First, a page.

My bees have just started to gather nectar and pollen from the largest flowering of touch-me-nots (jewelweed) that I can remember seeing around here. The goldenrod is just starting to bloom and the asters are budding up to start blooming soon. I expect the fall flow to be a good one, maybe as good as the spring one was.

I agree with Leoministerbeeman as far as the uncapped honey goes. When you take your supers off if you have a hive that needs some more stores for the winter, just feed it to them. That way it isn't wasted, and you save youself the time and hassle of mixing up sugar syrup for them.
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Finman
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« Reply #3 on: August 26, 2004, 11:53:03 PM »

Quote from: Kris^
The brood is gone, but the empty cells were only slowly being filled.  And the second super I'd put on with foundation was only slowly being drawn.  


Bees have often hapit, taht they gather honey from chilly corners and move it in the center of hive. - I wait that this happen and I can rob honey easily.


Quote
In fact, a wet frame of comb I put in there after having extracted the honey two weeks ago actually seemed to have decreased, broken up and taken away by the bees.


Bees comsume a lot honey when flowers are gone but they have larvas.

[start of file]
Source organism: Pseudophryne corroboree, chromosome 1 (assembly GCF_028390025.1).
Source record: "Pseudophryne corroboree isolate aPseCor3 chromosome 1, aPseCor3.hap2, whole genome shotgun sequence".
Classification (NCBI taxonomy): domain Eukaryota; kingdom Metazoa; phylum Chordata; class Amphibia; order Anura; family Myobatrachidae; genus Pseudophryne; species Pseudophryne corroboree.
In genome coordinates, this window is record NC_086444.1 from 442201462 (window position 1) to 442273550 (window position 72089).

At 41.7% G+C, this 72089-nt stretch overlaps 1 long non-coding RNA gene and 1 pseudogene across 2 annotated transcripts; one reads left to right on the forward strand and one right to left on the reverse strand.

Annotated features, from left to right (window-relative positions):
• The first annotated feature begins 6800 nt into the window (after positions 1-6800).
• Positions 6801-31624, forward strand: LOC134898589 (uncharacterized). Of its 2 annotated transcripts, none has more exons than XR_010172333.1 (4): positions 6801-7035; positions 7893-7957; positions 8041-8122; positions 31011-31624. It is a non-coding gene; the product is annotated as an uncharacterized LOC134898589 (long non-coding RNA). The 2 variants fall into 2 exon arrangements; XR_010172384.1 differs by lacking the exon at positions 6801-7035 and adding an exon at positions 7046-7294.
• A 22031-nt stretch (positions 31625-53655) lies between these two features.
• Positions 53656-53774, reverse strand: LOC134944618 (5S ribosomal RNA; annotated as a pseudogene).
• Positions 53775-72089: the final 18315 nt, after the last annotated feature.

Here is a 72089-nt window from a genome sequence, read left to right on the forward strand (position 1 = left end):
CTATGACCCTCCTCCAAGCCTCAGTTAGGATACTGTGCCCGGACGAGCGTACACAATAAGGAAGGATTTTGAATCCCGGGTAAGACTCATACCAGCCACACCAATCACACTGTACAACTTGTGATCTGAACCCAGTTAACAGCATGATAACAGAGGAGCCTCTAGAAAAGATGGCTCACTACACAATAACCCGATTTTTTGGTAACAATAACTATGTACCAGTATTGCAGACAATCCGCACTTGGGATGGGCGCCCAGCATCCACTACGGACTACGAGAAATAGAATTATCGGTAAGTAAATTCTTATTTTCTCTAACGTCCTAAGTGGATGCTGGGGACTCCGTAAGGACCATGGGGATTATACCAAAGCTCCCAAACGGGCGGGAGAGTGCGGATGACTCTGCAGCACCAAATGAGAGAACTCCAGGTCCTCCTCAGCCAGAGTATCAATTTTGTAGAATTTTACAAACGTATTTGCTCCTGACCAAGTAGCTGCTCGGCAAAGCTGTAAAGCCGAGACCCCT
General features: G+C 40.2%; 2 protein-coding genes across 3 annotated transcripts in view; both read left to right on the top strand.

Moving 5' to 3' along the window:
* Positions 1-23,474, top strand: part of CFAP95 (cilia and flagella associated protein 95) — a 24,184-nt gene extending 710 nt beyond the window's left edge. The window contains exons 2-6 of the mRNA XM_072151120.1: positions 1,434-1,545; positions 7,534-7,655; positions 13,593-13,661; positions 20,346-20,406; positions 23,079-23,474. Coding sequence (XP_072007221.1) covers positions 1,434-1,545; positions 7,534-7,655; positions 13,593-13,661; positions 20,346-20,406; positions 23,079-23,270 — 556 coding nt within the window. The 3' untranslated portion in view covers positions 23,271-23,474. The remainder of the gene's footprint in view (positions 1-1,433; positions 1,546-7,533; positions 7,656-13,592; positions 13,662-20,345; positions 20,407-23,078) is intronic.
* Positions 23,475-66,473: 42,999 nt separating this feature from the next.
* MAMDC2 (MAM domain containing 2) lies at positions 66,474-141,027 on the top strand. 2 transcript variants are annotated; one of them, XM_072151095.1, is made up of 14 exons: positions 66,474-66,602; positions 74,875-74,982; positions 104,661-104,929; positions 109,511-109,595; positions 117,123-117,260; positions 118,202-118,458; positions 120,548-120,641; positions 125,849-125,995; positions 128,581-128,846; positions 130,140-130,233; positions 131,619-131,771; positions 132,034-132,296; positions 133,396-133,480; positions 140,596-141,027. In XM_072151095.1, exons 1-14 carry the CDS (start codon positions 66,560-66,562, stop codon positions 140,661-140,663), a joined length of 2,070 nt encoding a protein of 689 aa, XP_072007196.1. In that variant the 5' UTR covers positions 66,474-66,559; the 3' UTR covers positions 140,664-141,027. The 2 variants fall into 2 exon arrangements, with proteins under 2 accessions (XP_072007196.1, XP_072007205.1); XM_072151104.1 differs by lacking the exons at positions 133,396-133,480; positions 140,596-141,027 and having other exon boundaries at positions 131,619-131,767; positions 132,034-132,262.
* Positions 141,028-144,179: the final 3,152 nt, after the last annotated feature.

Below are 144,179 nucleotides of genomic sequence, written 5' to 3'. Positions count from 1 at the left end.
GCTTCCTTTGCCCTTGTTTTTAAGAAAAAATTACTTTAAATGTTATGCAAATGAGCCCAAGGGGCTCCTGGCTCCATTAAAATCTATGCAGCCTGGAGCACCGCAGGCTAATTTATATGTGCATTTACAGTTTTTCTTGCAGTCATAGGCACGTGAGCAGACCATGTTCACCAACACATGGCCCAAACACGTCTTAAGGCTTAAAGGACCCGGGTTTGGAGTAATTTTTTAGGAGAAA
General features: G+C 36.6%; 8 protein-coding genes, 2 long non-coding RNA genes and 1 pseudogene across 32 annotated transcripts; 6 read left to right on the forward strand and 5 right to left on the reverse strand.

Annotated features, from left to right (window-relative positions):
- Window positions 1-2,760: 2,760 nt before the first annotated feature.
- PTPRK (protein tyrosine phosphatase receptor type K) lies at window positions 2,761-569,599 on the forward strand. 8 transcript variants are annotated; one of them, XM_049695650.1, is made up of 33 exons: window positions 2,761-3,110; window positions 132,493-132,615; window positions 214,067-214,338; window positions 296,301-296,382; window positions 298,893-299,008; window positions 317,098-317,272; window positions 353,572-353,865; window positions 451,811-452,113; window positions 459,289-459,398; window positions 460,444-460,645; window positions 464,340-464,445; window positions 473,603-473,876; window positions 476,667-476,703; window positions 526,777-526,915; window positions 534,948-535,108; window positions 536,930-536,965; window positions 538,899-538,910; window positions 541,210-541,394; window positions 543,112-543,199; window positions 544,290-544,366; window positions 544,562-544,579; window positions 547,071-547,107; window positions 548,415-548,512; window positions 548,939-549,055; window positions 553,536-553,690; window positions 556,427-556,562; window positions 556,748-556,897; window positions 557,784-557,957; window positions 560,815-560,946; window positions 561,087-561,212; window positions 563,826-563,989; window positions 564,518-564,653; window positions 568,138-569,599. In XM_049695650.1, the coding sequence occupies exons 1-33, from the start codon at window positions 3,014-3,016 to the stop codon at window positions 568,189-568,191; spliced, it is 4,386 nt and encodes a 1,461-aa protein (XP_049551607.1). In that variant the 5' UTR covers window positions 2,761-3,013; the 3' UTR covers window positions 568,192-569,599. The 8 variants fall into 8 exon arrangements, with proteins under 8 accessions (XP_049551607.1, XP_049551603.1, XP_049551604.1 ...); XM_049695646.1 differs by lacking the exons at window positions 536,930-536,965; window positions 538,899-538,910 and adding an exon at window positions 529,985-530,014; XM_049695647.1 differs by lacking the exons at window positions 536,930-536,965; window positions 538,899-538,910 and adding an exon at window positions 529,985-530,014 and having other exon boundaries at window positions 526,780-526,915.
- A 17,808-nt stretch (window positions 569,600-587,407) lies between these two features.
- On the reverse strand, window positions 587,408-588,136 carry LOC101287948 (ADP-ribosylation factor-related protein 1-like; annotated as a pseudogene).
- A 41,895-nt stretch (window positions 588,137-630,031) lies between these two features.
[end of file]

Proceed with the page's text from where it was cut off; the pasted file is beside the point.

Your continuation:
Quote

Ok, so I've come to despise the queen excluder.  Seems that's the common factor when the colony slows building comb in the supers.  


Exluder is a barrier in the hive in many cases. That is why it is uncomfortable to use it.

Quote
I might have also discovered another problem the excluder causes.  When I pulled the supers off, there were clumps of dead bees lying on top the grid.


Are they robbing bees?  

Quote
What  do you do with incomplete frames of honey when you pull the supers for winter?


before exracting I keep honey in the chamber where I have 2000 W thermostat heater with propel.  After couple of days heater dry up open honey. If you keep waming on one week, honey will dry under caps so much that it is difficulta to exract.


Also i can put open honey to winter storage. It is same that exracted combs consist 20% of frame's honey.  2 kg honey in frame, and 400 g stays in comps.

[/quote]
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Robo
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« Reply #4 on: August 27, 2004, 08:40:42 AM »

The shake method that Leominister suggested is a good indication.  If it isn't 90% or so capped,  I usually leave it for the bees.  There where a couple of homemade honey dryer gadgets in the BeeCulture a while back. If anyone wants to see them, I'll see if I can dig out the articles.

If you decide to take some that you feel is questionable, keep it seperate when extracting.  Its better to have just the questionable stuff go bad than to have it contaminate all you honey and loose it all.
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Sting
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« Reply #5 on: August 27, 2004, 04:28:01 PM »

Quote from: Robo
If you decide to take some that you feel is questionable, keep it seperate when extracting.


This iffy stuff is perfect for making mead.  There are lots of easy recipes on the web for making this ancient tasty brew.